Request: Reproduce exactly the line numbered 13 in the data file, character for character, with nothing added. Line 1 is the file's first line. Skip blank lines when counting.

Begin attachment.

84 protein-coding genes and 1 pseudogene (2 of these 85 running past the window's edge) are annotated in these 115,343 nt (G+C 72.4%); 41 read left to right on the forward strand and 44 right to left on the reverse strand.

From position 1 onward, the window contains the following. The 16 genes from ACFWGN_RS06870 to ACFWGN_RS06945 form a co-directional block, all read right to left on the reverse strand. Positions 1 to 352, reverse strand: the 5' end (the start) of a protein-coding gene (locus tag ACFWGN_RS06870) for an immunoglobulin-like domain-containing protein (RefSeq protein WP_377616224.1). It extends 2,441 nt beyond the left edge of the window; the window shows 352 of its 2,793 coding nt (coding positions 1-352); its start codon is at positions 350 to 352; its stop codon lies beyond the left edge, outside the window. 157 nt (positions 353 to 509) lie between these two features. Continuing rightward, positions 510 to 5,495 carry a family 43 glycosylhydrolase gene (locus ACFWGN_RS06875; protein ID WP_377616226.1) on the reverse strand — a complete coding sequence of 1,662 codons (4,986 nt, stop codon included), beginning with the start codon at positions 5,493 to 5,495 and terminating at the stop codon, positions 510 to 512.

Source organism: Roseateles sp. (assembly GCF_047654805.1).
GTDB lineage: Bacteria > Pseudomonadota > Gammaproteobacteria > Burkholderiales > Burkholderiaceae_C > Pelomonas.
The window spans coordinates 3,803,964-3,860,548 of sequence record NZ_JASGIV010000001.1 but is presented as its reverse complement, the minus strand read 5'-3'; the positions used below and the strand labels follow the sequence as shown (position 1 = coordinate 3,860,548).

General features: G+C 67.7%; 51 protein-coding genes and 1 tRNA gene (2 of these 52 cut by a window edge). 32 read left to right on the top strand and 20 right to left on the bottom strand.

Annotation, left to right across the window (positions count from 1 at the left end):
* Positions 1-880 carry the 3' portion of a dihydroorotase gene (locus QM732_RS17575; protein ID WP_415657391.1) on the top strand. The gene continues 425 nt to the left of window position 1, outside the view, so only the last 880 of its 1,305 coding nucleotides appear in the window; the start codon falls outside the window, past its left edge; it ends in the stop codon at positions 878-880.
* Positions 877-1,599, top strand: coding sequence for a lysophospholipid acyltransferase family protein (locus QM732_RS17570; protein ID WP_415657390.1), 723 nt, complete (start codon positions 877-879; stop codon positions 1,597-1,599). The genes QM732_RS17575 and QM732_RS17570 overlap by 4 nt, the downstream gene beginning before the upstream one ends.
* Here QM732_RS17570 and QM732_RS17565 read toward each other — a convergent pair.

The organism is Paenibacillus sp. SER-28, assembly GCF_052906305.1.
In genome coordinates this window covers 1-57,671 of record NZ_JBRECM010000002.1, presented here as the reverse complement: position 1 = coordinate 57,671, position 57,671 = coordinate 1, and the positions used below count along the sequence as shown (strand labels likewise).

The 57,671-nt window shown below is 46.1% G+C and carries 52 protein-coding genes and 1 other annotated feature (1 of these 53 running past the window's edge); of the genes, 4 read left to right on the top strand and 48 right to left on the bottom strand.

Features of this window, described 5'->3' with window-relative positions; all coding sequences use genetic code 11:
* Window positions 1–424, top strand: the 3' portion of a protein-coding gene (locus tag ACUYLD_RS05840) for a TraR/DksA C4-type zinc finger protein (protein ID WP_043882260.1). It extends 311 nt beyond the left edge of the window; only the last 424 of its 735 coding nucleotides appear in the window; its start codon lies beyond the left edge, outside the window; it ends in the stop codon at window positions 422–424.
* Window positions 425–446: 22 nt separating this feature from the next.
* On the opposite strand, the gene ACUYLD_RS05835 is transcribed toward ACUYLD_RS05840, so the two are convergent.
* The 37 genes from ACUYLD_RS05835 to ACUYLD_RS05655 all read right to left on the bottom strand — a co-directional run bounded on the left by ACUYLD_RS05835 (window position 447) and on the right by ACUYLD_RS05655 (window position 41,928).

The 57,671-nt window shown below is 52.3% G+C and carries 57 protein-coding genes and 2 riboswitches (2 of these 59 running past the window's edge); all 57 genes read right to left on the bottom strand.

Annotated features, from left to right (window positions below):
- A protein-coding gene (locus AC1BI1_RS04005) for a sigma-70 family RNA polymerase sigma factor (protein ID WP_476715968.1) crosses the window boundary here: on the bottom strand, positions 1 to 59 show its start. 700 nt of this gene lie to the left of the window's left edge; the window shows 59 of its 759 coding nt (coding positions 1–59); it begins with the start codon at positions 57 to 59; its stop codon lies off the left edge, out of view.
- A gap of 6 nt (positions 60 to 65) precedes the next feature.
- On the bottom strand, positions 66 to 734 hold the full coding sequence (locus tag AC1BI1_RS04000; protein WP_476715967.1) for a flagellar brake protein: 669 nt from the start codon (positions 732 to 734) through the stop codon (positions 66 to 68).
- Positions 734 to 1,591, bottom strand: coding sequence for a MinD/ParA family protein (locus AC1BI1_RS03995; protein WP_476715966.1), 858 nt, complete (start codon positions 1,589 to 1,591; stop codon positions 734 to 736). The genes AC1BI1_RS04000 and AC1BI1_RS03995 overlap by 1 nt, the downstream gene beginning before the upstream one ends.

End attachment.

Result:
The 57,671-nt window shown below is 46.1% G+C and carries 52 protein-coding genes and 1 other annotated feature (1 of these 53 running past the window's edge); of the genes, 4 read left to right on the top strand and 48 right to left on the bottom strand.